Nestling in a hilly basin on the far side of the Po, on what is known as Turin’s “Montagna”, this villa was the Royal Madames’ much-loved holiday resort. The garden’s imposing, newly-restored amphitheatre and its clearly cadenced spaces were inspired by the glorious template of the Tuscolana country residences.
The “Vigna” of Cardinal Maurice of Savoy was built in 1615 based on a design by architect Ascanio Vitozzi, deliberately referencing, albeit on a smaller scale, Villa Aldobrandini in Frascati. Although the main body of the villa was enlarged and the garden enriched, this architecture still indelibly reflects its original phase, from which the current semi-circular layout of the garden derives. Overlooking Turin from the hilly slopes surrounding it, Villa della Regina constitutes an exceptional belvedere on the capital of the State of Savoy, being a courtly variant of an architectural typology of aristocratic holiday residence, the so-called “vigna” defining those villas around Turin with rustic outbuildings and dedicated to wine production. The garden, designed by Filippo Juvarra with its Belvedere at the top of the central axis and two terraces at the ends of the transversal axis, with the Padiglione dei Solinghi to the south, is a perfect example of an “Italian-style” formal garden integral to the House of Savoy’s residences, adorned with geometrically pruned yews and boxwoods. Architectural features, such as staircases, grottoes, fountains, the large hemicycle and the sculpted cascade are key elements of this complex. The building, enlarged by Filippo Juvarra from the 1720s onwards, boasts refined interior decorations in rooms overlooking the garden and affording views on the surrounding landscape. The complex that was restored to fix the damage caused by the war and by a long period of neglect, was reopened to the public in 2006. The long-disappeared vineyard mentioned in 19th-century maps was also reinstated.
Grottos and Nymphaeums
Taking advantage of the orography of the site and interpreting it with a theatrical vision, the garden presents, along one single axis, a series of grottoes and nymphaeums. From the curvilinear backdrop of the upper Belvedere – where the Mascherone Fountain feeds the little Naiad Waterfall – you descend to the grotto known as “del Re selvaggio” (of the Wild King) and, further down, to the scenographic exedra-theatre area opening up with rustic niches home to statues, set at level with the piano nobile. Towards the valley, the Neptune’s nymphaeum-grotto concludes the sequence by the entrance.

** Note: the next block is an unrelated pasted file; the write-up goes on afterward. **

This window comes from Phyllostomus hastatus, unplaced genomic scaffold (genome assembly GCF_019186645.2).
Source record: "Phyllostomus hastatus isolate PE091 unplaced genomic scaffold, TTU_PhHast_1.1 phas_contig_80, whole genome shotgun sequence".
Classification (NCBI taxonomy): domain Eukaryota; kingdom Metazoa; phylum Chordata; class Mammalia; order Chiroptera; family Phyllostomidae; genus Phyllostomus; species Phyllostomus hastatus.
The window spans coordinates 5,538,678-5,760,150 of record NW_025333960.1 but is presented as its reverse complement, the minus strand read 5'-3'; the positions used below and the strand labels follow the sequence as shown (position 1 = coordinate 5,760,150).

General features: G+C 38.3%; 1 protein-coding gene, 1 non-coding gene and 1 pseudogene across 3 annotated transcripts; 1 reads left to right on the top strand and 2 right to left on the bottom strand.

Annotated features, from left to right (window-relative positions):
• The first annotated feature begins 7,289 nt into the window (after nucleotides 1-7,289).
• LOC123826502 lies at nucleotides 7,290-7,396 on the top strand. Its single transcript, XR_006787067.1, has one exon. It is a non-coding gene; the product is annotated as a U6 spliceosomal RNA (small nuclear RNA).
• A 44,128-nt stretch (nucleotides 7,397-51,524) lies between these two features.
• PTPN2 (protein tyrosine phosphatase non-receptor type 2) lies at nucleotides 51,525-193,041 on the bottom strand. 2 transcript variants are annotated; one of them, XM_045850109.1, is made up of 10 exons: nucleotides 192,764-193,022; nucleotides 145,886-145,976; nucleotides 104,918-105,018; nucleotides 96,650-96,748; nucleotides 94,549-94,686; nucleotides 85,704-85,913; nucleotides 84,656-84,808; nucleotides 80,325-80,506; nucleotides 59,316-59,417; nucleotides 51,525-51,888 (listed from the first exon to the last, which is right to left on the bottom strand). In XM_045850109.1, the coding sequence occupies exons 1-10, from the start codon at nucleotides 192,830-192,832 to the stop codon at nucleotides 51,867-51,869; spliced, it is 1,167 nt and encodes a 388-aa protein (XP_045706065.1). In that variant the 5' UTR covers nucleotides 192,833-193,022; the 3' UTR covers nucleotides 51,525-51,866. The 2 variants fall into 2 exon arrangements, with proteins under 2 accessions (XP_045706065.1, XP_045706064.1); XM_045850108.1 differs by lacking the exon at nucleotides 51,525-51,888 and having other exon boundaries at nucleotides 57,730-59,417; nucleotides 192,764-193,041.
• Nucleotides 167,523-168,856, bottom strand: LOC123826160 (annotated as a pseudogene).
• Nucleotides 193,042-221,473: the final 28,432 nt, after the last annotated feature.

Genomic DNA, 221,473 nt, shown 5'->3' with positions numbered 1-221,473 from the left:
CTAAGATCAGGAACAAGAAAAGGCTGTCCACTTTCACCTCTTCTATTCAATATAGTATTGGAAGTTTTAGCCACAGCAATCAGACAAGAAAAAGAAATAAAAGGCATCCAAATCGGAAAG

The Main Hall
Situated at the centre of the piano nobile, this spectacular room designed by Filippo Juvarra and that must be crossed to get from one end of the floor to the other affords a privileged view of the gardens and of the city. Its decorative apparatus was created by artists whose work can be found in other Savoy residences, such as the quadratura-virtuoso Giuseppe Dallamano, Giovan Battista Crosato and Corrado Giaquinto, who in the mirrors painted scenes from Ovid’s Metamorphoses.
Most of the garden sculptures – except for Bacchus and the Maenad, that are late 18th-century works by Bernero – originally come from the gardens of Venaria Reale, dismantled in the early 18th century to be redesigned according to French taste.
A fine vineyard
Between 2003 and 2006, as part of the villa’s restoration project, the old vineyard documented by the sources was also reinstated: on an area of approximately one hectare, 2,700 shoots of Freisa di Chieri, a historic Piedmont grape variety, were planted. Thanks to the ideal southern exposure and the particular characteristics of the soil, the planting quickly gave excellent results: in 2011 the vineyard of Villa della Regina was once again included in the DOC (controlled designation of origin) labels of the area of Freisa di Chieri.